For At-Risk Academics, Yale Serves as Safe Haven

Through its Scholars at Risk program, Yale brings scholars from around the world facing dangerous conditions to New Haven so they can work freely.

Yale is expanding its Scholars at Risk program, which provides temporary professional appointments and a welcoming community on campus for academics, writers, artists, and activists who face persecution. These scholars come from countries where conflict or oppressive regimes prevent them from working safely.

Yale now hosts 14 scholars from eight countries across five schools. But bringing these scholars to campus can be challenging. Many face significant hurdles to leaving their countries of origin. Once here, they must adjust to new personal and professional trajectories.  

“Given the many global crises that are endangering scholars around the world, Yale will build on its existing efforts to provide a safe haven for imperiled researchers, artists, and thinkers,” says Yale President Peter Salovey ’86 PhD. “New investments will strengthen our ability to bring at-risk scholars to campus so that they can safely continue their work in a supportive environment. Their presence here enriches our intellectual community and reminds us of the importance of academic freedom and free expression.”


Documenting Human Rights Abuses

Zahra is a visiting human rights fellow at the Orville H. Schell, Jr. Center for International Human Rights at Yale Law School. She moved to New Haven from Kabul, Afghanistan in 2022 to create a database of human rights violations committed by the Taliban.
“In Afghanistan, as a Hazara minority woman and a human rights activist, I lived under the shadow of constant threat from the Taliban,” Zahra says. “Our identity and work in human rights placed us in a perilous position, distinctly apart from the relative safety enjoyed by ordinary citizens. Every day was marked by the awareness that being an advocate for change and equality made us targets in our own homeland.”

Back in Afghanistan, while driving long distances to document human rights abuses all over country, Zahra had to completely cover her face and body, concealing her identity so as not to arise suspicion from Taliban members.
“It was a truly dangerous experience,” she says. “Now that I reflect on my life there, I realized how scared I was and how lucky I am to be safely allowed to work here at Yale.”
Zahra hopes her documentation of Taliban human rights abuses will shine a light on the organization’s disregard for international law, making it easier to prosecute them for violations.

“Being at Yale has given me access to valuable resources and has connected me with experts in the field,” Zahra says. “I’m so grateful to be here and proud to know that my work is going to make a difference for my people.”
She is also heartened by the expansion of Yale Scholars at Risk, which she sees as vital for academics and activists around the world.

“I believe it is our collective responsibility to consider scholars worldwide who need assistance,” Zahra says. “This is such an important way that Yale makes a difference and showcases its support for human rights.”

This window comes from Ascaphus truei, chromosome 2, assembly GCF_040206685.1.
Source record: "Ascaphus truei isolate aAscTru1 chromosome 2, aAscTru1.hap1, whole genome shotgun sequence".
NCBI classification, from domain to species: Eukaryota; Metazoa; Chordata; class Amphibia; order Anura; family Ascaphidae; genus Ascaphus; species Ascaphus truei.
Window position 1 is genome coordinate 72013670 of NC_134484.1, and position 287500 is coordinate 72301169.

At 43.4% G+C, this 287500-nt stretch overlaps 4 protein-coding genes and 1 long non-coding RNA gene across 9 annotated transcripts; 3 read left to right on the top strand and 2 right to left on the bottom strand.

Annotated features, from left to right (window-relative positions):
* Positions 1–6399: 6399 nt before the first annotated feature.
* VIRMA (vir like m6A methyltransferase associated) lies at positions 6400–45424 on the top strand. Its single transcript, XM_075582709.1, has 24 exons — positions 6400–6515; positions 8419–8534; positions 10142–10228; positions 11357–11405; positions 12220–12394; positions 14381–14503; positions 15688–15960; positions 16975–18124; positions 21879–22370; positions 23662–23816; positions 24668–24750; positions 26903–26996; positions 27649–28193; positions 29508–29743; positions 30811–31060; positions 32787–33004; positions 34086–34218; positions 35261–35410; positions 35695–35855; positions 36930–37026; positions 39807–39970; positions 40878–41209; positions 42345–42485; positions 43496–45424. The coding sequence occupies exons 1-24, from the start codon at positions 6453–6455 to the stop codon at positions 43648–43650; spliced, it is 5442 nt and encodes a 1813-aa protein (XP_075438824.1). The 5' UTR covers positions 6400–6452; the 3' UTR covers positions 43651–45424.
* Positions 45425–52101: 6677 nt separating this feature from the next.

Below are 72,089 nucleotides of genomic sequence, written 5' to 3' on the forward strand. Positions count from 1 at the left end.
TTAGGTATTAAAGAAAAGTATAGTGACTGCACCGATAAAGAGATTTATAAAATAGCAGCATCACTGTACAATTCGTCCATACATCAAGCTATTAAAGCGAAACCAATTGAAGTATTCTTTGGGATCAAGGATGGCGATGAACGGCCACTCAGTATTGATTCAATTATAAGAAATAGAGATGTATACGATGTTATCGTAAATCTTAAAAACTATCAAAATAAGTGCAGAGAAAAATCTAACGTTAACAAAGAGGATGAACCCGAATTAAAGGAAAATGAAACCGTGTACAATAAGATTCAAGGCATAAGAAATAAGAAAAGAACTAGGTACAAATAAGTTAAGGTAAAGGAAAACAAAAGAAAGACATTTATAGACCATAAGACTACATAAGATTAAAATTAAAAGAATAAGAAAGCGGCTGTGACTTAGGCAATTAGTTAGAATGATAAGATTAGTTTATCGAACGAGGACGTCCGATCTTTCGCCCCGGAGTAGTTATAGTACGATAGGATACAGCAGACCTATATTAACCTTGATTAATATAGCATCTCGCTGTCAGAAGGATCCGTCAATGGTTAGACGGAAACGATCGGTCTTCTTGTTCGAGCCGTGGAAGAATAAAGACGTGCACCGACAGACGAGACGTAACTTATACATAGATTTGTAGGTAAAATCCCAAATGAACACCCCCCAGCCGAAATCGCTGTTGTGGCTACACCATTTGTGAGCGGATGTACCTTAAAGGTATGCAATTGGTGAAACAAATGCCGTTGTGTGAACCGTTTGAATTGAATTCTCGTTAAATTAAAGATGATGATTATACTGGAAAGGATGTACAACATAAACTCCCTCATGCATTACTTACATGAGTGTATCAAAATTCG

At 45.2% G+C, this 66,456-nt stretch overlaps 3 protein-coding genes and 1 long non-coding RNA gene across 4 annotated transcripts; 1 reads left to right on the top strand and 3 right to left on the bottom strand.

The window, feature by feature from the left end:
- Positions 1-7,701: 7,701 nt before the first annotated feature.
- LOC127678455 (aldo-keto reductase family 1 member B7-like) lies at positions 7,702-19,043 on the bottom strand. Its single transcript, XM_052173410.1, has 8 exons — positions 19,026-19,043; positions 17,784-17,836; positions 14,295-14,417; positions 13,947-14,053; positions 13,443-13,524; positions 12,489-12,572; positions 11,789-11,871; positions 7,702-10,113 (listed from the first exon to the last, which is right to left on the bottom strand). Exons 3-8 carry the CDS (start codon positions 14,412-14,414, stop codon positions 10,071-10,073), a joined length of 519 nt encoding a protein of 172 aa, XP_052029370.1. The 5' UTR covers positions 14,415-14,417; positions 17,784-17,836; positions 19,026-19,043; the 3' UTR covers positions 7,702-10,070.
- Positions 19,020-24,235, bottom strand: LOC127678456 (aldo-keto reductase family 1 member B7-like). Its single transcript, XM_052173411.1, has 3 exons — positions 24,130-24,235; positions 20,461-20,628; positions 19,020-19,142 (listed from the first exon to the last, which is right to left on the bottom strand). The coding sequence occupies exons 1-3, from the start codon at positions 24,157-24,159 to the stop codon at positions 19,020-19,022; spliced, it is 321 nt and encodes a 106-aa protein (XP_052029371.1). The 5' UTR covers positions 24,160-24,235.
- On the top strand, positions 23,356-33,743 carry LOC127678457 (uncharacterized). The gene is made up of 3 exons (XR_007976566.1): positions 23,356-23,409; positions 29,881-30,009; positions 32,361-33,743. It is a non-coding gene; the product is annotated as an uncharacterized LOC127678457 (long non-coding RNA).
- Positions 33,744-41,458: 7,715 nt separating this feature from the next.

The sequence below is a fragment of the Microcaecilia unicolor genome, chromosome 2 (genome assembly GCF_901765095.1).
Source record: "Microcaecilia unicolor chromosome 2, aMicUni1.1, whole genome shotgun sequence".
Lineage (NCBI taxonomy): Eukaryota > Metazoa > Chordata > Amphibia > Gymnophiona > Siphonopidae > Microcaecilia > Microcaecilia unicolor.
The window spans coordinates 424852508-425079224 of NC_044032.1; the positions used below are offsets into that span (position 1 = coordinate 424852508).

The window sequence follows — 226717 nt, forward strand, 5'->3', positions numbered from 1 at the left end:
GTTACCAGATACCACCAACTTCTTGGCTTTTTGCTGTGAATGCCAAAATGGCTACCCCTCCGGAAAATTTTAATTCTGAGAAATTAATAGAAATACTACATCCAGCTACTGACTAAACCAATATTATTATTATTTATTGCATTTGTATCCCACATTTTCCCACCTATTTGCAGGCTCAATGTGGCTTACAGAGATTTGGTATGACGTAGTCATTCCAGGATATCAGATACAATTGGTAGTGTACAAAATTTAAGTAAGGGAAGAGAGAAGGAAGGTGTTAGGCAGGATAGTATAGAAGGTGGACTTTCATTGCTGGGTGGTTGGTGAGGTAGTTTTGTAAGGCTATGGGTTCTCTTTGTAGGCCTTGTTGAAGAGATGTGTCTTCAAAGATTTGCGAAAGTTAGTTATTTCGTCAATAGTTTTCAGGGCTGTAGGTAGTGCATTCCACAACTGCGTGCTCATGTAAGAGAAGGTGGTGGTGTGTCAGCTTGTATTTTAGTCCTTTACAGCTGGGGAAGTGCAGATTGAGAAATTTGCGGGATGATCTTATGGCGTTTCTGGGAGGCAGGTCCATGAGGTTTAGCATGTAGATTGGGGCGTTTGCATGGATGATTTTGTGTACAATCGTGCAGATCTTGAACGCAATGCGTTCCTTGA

Unlocking a ‘Hidden History’

Moe, Henry Rice postdoctoral associate and lecturer in Southeast Asian studies, came to Yale in 2022 to write about Buddhist nationalism, conflict, resistance to the coup, and reconciliation in Myanmar, his homeland.

“As an ethnic and religious minority in Myanmar, I have firsthand experience with the violence and discrimination that I study,” Moe says. “In 1998, I was arrested because of who I am. If you criticize the government, you are seen as a criminal. Freedom of speech does not exist, which makes it impossible to research and write about these topics. Now, at Yale, I have academic freedom.”
Moe says his research has greatly benefitted from the resources at Yale, from colleagues and students to collections.
“When I first read the books on Myanmar in Yale’s libraries, I was stunned,” Moe says. “I was able to read many books that had been banned in Myanmar for criticizing the government. In Myanmar, we only learn one side of the story. But now, I am able to unlock the hidden history of Myanmar.”
On top of his research, Moe has taught multiple classes on religious nationalism and ethnic conflict in Southeast Asia for undergraduate and graduate students across Yale. His courses are the first in-depth classes on Myanmar offered in university history.
“In my courses, I share my experiences being oppressed as a religious minority in Buddhist nationalist Myanmar,” Moe says. “But we examine movements grounded in other religions that arise in different parts of the world. It’s fascinating to hear the diverse, global perspectives Yale students bring and seeing the work they produce comparing religious nationalism across religions and countries.”
Since coming to the United States, Moe has also become an activist, participating in public speaking and meeting with government leaders to discuss religious minorities in Myanmar.
“By bringing me here, Yale brought more than just one academic,” Moe says. “Yale brought the stories of my people, and amplified the voices of a community that deserves to be heard.”
Learn more about opportunities to support the Scholars at Risk program.

Share This Story

Facebook LinkedIn Twitter